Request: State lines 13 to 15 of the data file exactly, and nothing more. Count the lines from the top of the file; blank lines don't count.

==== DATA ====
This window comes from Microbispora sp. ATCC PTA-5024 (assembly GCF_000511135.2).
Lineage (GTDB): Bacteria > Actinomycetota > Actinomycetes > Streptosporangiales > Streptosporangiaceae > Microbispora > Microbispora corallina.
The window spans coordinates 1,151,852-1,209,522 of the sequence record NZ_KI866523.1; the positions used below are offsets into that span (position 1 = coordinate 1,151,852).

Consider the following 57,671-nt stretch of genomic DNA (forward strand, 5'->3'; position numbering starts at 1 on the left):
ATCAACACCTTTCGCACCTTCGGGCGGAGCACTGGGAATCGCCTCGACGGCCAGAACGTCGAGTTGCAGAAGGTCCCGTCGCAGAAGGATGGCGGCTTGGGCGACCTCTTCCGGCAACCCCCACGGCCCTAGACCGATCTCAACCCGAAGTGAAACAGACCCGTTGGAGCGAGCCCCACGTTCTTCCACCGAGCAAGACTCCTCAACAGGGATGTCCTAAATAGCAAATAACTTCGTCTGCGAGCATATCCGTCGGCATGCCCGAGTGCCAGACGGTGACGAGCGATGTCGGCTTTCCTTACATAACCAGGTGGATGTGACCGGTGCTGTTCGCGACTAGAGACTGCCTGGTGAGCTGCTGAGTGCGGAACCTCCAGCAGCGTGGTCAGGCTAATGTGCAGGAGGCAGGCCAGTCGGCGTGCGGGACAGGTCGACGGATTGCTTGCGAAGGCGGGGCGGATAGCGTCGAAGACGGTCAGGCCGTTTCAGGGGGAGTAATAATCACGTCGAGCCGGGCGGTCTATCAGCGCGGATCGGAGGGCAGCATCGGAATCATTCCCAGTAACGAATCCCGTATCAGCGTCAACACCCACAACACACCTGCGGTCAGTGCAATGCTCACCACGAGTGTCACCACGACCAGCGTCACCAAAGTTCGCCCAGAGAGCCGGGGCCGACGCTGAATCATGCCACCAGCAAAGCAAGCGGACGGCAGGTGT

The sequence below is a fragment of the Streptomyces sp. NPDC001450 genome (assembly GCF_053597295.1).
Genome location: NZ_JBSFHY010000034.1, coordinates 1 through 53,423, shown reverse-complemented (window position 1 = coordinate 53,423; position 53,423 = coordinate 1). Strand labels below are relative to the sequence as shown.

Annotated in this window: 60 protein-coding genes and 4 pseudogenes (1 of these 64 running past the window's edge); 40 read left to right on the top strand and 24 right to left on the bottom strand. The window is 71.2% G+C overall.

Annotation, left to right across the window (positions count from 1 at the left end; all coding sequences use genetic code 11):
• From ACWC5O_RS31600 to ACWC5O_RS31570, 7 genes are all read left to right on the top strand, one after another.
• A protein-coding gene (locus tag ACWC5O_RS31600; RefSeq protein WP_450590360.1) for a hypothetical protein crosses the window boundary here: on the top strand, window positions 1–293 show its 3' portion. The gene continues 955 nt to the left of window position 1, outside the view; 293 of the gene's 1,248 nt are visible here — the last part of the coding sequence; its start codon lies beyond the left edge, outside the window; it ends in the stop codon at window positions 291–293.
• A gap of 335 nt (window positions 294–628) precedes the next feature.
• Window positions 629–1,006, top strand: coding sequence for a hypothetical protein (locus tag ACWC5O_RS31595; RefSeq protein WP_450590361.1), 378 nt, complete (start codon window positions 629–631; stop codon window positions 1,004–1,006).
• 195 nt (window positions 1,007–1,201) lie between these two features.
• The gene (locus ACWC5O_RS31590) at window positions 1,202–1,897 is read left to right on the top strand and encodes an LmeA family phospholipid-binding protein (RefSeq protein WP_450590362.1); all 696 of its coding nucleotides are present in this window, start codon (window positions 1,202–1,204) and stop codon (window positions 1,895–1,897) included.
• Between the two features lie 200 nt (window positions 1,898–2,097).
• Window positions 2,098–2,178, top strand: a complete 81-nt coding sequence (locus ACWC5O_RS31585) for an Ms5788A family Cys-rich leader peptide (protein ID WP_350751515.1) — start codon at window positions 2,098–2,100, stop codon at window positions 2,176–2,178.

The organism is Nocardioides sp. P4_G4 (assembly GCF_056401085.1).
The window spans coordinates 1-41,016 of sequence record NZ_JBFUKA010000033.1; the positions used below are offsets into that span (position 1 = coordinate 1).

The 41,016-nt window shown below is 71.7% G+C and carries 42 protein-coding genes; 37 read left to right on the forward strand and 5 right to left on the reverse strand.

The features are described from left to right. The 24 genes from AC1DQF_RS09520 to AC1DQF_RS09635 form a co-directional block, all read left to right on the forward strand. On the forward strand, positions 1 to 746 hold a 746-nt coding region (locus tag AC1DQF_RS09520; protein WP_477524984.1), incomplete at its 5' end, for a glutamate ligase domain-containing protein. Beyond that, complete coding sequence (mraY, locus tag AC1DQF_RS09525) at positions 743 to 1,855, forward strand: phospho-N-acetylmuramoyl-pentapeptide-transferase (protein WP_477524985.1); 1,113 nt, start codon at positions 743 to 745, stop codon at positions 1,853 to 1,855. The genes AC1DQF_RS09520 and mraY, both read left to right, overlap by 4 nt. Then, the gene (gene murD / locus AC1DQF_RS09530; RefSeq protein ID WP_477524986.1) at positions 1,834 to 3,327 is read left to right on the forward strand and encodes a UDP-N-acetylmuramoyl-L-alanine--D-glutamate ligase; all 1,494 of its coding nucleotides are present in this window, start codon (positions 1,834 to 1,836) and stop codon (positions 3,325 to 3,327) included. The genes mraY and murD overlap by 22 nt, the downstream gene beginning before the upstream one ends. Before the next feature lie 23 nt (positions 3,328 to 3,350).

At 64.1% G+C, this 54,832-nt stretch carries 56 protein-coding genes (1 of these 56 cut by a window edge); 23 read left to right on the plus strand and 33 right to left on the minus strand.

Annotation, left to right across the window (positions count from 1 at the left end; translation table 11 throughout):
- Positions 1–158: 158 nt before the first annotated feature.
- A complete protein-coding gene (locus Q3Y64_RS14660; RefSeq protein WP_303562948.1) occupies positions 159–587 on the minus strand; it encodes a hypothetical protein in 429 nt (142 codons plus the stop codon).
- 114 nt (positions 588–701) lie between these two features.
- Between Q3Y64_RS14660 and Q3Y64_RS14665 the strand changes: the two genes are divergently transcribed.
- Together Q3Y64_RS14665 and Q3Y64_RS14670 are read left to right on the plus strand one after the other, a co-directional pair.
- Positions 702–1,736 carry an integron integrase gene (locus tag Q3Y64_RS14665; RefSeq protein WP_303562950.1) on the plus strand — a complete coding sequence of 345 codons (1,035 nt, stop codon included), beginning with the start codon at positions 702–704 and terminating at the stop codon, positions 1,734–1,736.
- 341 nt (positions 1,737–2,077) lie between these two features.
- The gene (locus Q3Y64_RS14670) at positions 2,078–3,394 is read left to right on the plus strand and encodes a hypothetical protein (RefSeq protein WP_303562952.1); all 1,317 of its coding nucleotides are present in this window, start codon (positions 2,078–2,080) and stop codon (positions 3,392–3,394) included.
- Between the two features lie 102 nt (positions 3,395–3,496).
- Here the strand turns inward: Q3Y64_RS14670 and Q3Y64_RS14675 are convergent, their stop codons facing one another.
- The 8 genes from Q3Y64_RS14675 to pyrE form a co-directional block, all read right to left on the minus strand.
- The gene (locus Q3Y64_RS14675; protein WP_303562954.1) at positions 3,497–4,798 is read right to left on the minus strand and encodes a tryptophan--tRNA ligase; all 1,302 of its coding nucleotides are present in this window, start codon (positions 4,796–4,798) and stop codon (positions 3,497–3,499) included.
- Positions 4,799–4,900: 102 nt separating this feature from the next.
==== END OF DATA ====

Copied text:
• Window positions 629–1,006, top strand: coding sequence for a hypothetical protein (locus tag ACWC5O_RS31595; RefSeq protein WP_450590361.1), 378 nt, complete (start codon window positions 629–631; stop codon window positions 1,004–1,006).
• 195 nt (window positions 1,007–1,201) lie between these two features.
• The gene (locus ACWC5O_RS31590) at window positions 1,202–1,897 is read left to right on the top strand and encodes an LmeA family phospholipid-binding protein (RefSeq protein WP_450590362.1); all 696 of its coding nucleotides are present in this window, start codon (window positions 1,202–1,204) and stop codon (window positions 1,895–1,897) included.